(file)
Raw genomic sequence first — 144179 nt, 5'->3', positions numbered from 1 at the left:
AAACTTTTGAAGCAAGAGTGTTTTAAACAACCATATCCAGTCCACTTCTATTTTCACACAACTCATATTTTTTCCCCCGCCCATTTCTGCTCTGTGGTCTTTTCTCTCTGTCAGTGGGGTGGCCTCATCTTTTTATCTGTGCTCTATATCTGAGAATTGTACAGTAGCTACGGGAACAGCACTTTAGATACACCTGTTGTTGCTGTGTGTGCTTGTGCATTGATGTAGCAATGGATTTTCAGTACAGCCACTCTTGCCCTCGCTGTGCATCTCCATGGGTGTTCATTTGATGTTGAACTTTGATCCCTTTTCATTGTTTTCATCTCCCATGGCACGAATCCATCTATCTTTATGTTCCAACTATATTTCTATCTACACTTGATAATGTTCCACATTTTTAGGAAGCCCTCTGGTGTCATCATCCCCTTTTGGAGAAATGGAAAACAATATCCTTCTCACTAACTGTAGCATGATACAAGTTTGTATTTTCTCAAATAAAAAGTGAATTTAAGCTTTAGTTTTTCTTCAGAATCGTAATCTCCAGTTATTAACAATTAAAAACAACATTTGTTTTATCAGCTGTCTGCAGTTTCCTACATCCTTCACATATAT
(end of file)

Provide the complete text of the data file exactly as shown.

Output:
Raw genomic sequence first — 144179 nt, 5'->3', positions numbered from 1 at the left:
AAACTTTTGAAGCAAGAGTGTTTTAAACAACCATATCCAGTCCACTTCTATTTTCACACAACTCATATTTTTTCCCCCGCCCATTTCTGCTCTGTGGTCTTTTCTCTCTGTCAGTGGGGTGGCCTCATCTTTTTATCTGTGCTCTATATCTGAGAATTGTACAGTAGCTACGGGAACAGCACTTTAGATACACCTGTTGTTGCTGTGTGTGCTTGTGCATTGATGTAGCAATGGATTTTCAGTACAGCCACTCTTGCCCTCGCTGTGCATCTCCATGGGTGTTCATTTGATGTTGAACTTTGATCCCTTTTCATTGTTTTCATCTCCCATGGCACGAATCCATCTATCTTTATGTTCCAACTATATTTCTATCTACACTTGATAATGTTCCACATTTTTAGGAAGCCCTCTGGTGTCATCATCCCCTTTTGGAGAAATGGAAAACAATATCCTTCTCACTAACTGTAGCATGATACAAGTTTGTATTTTCTCAAATAAAAAGTGAATTTAAGCTTTAGTTTTTCTTCAGAATCGTAATCTCCAGTTATTAACAATTAAAAACAACATTTGTTTTATCAGCTGTCTGCAGTTTCCTACATCCTTCACATATAT